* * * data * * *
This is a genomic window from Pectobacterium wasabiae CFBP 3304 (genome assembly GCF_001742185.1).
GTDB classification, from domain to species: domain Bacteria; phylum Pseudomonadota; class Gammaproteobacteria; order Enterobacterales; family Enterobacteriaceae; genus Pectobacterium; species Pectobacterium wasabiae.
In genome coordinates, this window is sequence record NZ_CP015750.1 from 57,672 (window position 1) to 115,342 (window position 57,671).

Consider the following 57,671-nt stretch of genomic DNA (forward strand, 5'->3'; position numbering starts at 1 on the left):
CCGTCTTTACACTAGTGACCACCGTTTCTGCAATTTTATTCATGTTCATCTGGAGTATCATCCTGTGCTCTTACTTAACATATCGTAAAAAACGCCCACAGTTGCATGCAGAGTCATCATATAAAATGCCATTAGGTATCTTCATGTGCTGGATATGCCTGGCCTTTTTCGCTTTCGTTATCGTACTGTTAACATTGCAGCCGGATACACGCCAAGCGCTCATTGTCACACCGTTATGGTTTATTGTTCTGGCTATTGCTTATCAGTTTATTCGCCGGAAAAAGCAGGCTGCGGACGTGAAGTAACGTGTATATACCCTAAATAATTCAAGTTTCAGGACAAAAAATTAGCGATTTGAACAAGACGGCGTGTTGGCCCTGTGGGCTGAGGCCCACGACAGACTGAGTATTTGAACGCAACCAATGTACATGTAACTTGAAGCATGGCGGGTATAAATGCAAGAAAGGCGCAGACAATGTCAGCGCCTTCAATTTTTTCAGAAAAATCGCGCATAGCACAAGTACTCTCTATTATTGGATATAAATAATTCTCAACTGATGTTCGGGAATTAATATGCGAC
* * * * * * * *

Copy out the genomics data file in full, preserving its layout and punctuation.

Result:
This is a genomic window from Pectobacterium wasabiae CFBP 3304 (genome assembly GCF_001742185.1).
GTDB classification, from domain to species: domain Bacteria; phylum Pseudomonadota; class Gammaproteobacteria; order Enterobacterales; family Enterobacteriaceae; genus Pectobacterium; species Pectobacterium wasabiae.
In genome coordinates, this window is sequence record NZ_CP015750.1 from 57,672 (window position 1) to 115,342 (window position 57,671).

Consider the following 57,671-nt stretch of genomic DNA (forward strand, 5'->3'; position numbering starts at 1 on the left):
CCGTCTTTACACTAGTGACCACCGTTTCTGCAATTTTATTCATGTTCATCTGGAGTATCATCCTGTGCTCTTACTTAACATATCGTAAAAAACGCCCACAGTTGCATGCAGAGTCATCATATAAAATGCCATTAGGTATCTTCATGTGCTGGATATGCCTGGCCTTTTTCGCTTTCGTTATCGTACTGTTAACATTGCAGCCGGATACACGCCAAGCGCTCATTGTCACACCGTTATGGTTTATTGTTCTGGCTATTGCTTATCAGTTTATTCGCCGGAAAAAGCAGGCTGCGGACGTGAAGTAACGTGTATATACCCTAAATAATTCAAGTTTCAGGACAAAAAATTAGCGATTTGAACAAGACGGCGTGTTGGCCCTGTGGGCTGAGGCCCACGACAGACTGAGTATTTGAACGCAACCAATGTACATGTAACTTGAAGCATGGCGGGTATAAATGCAAGAAAGGCGCAGACAATGTCAGCGCCTTCAATTTTTTCAGAAAAATCGCGCATAGCACAAGTACTCTCTATTATTGGATATAAATAATTCTCAACTGATGTTCGGGAATTAATATGCGAC